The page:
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Swapping land Qualifications into Sea Qualifications
JNolan351
Posted: Tuesday, January 6, 2015 11:12 AM
Joined: 06/01/2015
Posts: 2


Hi my name is Joshua, i have just recently move to Antibes and looking for a start in engineering. I have 2 trades in heavy diesel one in industrial and one in road transport also an automotive cert also i have been working around heavy diesel and small diesel engines of all varieties for about 9 years now including . I am currently booked in to an AEC course to hopefully help myself get some work. I have been told by a couple of engineers around the docks saying that it is possible to get my trade certs recognised and put towards a y4. i was hoping someone would be able to tell me of the process of this or if it is possible? and do i need sea time and how much? and any other courses i would also need to do to acquire a Y4
                   kind regards Joshua

benwark
Posted: Tuesday, January 6, 2015 8:24 PM
Joined: 16/04/2014
Posts: 2


Yes spot on you can get your trade certs recognised by the MCA if they are deemed to be an acceptable apprenticeship, which will in turn significantly reduce the amount of sea and service time you need to log before you are eligible to then sit the various courses required to gain your Y tickets.
In order to do this you need to apply for an LIA:
https://www.gov.uk/apply-for-an-lia-or-college-letter-to-train-as-an-engineer-officer
Have a read through this: MGN 156 - This will tell you how you go about getting Y4 and beyond, and what courses are required as well as your sea and service time requirements. The short and simple of it I will paste below, take note of the text in bold text:

6.7.1 There are two routes for progression to engineer officer (yacht) certification: one relates to personnel who have completed a UK craft apprenticeship, and the other to non-UK personnel or UK personnel who have not completed a UK craft apprenticeship. 

6.3 Chief Engineer Certificate of Competency - (Yacht 4)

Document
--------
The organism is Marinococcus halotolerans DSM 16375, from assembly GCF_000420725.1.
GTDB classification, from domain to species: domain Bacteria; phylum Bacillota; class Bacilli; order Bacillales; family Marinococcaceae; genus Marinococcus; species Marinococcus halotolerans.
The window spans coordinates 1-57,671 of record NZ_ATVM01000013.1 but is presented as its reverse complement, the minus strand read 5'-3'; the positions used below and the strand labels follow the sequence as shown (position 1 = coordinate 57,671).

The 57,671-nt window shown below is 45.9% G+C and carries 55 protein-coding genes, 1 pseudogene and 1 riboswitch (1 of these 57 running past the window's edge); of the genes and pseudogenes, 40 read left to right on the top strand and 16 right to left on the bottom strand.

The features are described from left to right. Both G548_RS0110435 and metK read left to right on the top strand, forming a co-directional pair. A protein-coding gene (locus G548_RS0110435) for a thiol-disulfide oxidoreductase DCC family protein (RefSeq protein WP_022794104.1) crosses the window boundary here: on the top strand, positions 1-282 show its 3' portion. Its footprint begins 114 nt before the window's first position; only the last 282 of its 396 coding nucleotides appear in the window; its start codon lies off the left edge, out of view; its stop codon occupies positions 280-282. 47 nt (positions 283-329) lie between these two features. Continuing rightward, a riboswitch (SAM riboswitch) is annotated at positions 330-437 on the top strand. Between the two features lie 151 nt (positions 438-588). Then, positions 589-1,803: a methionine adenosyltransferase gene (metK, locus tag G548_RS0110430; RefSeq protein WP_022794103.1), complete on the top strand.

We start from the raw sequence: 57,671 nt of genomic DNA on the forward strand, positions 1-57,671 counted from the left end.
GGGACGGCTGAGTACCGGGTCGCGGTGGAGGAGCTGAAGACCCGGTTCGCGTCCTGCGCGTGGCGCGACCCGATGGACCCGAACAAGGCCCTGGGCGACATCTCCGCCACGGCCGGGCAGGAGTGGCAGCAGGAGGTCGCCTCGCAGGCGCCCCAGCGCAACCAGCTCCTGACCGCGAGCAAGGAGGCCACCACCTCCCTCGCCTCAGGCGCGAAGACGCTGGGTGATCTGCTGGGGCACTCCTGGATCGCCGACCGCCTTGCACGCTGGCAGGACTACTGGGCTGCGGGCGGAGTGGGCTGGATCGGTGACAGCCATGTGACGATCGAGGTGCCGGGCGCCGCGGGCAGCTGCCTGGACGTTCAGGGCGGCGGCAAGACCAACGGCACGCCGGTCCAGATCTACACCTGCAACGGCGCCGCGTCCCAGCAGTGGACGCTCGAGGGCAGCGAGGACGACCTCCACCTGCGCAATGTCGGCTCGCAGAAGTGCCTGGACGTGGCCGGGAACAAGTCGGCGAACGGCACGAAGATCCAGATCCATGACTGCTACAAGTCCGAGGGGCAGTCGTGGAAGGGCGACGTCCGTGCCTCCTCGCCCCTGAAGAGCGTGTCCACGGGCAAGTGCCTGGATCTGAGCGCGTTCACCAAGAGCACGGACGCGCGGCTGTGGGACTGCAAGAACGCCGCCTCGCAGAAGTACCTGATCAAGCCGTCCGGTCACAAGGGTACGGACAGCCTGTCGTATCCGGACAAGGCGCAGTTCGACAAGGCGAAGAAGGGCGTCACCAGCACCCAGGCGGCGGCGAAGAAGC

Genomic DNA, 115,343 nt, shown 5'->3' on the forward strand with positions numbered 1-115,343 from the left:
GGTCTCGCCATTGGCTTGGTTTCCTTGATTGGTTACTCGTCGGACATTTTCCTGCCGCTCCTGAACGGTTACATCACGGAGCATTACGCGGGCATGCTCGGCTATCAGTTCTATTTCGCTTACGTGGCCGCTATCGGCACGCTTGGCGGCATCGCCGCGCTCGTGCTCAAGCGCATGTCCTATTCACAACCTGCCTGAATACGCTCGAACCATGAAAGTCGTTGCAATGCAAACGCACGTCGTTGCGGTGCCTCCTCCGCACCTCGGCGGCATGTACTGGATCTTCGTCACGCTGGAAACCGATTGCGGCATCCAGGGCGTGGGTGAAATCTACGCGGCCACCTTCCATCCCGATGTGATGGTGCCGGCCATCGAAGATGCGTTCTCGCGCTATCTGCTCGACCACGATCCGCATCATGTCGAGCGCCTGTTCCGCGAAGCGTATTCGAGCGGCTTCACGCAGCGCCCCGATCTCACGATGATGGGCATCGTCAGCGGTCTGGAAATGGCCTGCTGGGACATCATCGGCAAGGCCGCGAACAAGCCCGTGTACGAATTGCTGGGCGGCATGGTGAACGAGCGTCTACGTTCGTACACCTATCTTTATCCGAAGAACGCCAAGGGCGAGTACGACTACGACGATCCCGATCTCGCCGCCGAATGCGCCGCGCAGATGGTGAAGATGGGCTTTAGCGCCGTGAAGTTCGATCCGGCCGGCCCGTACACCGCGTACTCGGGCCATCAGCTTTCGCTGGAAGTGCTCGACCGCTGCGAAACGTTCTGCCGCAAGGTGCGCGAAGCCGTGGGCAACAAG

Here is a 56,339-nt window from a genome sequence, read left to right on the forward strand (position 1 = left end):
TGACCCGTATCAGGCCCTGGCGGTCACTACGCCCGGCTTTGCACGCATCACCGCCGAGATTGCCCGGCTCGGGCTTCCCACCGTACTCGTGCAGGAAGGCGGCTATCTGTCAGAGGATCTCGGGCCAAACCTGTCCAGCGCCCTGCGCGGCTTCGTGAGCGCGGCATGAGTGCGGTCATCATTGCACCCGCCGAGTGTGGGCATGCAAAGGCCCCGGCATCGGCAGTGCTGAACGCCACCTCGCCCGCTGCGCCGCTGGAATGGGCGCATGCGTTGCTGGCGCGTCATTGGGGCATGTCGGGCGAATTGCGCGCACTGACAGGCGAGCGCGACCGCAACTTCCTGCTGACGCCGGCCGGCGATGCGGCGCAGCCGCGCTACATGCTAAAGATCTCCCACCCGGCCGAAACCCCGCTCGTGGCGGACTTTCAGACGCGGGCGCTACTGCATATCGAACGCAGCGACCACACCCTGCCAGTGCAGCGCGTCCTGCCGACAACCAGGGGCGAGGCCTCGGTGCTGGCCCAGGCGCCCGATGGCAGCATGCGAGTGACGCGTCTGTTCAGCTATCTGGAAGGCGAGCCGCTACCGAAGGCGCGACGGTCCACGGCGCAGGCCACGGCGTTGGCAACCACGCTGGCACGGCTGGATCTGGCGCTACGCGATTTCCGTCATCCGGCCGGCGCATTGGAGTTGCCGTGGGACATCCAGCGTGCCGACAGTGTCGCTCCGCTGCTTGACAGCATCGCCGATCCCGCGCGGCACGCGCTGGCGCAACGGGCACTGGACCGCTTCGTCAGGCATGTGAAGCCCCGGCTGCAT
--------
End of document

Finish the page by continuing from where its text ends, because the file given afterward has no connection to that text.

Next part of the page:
6.3.1 Entry requirements

Candidates must be

  1. not less than 19 years of age; and

  2. hold a valid ENG 1 medical fitness certificate;

and have successfully completed:

page8image6400

c. (i)

42 months service as a yacht engineer which must include at least 6 months accumulated actual sea service; or

  1. (ii)  an MN MEOL basic engineering craft skills training or MCA approved formal engineering craft training plus 36 months service as a yacht engineer which must include at least 6 months accumulated actual sea service; or

  2. (iii)  a UK engineering craft apprenticeship acceptable to the MCA plus12 months service as a yacht engineer which must include at least 6 months accumulated actual sea service; or

  3. (iv)  12 months service as a yacht engineer which must include at least 6 months accumulated actual sea service; whilst holding a MEOL(Y); or

  4. (v)  12 months service as a yacht engineer whilst holding a MEOL( MN); or

  5. (vi)  6 months service as a yacht engineer whilst holding a MN Senior Marine Engine Operator licence;

d. the ancillary courses listed in paragraph 9.2 below.

I was fortunate to get an exemption for 30 months yacht service time from the 42 months required for Y4, meaning I only need 12 months yacht service, 6 of which need to be actual sea time. It is well worth trying to obtain an LIA if you plan on pursuing your Y qualifications, just be prepared to wait as it can take up to 7 months for MCA to process your LIA application.